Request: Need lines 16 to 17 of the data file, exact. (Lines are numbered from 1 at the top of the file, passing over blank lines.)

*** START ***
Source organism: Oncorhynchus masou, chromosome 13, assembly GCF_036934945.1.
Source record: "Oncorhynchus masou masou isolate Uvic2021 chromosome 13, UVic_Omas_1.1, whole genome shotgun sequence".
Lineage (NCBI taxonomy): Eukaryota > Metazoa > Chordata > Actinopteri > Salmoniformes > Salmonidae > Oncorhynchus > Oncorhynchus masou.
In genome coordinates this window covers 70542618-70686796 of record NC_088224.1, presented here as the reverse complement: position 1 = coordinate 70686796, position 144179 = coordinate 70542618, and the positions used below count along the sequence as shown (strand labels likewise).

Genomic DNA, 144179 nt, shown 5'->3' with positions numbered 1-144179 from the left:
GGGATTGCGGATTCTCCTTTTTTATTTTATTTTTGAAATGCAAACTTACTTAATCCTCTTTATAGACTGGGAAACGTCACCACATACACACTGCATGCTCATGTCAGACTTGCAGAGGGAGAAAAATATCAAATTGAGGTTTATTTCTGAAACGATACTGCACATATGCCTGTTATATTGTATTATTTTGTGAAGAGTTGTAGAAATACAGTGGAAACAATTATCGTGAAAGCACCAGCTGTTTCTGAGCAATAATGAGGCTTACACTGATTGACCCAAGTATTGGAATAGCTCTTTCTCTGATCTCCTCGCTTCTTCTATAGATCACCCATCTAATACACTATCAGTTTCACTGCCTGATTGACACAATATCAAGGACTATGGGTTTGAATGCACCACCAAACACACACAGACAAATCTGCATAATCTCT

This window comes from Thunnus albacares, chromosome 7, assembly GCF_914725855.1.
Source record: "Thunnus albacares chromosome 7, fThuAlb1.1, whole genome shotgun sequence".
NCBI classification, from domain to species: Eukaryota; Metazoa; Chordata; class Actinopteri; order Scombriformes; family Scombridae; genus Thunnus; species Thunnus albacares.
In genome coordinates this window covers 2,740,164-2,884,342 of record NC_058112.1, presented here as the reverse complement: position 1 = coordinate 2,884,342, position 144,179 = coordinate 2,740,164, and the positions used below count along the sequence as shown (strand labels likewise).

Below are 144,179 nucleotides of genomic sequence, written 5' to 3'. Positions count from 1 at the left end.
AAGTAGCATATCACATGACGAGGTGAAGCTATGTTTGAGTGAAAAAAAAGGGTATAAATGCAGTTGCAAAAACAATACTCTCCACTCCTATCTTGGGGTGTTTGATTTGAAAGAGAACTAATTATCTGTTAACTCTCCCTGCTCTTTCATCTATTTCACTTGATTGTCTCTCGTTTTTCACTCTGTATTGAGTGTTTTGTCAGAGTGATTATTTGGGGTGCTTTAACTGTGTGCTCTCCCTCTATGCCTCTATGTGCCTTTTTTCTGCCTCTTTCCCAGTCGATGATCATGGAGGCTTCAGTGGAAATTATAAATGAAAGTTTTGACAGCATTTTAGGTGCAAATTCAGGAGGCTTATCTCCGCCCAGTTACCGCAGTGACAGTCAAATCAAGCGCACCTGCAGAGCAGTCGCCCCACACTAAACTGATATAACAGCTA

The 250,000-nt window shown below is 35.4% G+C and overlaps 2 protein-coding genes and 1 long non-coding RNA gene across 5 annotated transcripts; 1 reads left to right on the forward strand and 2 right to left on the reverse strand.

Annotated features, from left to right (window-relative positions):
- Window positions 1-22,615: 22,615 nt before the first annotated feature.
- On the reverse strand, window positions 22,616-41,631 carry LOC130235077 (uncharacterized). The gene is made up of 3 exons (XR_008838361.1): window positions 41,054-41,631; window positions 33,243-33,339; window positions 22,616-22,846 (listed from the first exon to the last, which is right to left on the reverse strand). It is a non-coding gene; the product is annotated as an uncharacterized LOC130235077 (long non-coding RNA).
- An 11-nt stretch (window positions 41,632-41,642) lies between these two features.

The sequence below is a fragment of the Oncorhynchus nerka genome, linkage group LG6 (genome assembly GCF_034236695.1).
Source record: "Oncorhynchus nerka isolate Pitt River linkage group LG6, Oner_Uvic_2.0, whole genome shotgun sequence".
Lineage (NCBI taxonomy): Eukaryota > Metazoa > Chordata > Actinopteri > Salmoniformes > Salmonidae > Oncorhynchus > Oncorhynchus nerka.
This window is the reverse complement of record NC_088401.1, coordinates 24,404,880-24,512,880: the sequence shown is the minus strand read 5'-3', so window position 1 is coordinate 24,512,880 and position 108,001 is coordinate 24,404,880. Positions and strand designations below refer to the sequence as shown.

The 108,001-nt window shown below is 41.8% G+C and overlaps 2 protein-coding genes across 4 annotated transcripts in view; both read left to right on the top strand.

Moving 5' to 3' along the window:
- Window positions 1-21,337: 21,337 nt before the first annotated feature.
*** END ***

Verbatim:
- On the reverse strand, window positions 22,616-41,631 carry LOC130235077 (uncharacterized). The gene is made up of 3 exons (XR_008838361.1): window positions 41,054-41,631; window positions 33,243-33,339; window positions 22,616-22,846 (listed from the first exon to the last, which is right to left on the reverse strand). It is a non-coding gene; the product is annotated as an uncharacterized LOC130235077 (long non-coding RNA).
- An 11-nt stretch (window positions 41,632-41,642) lies between these two features.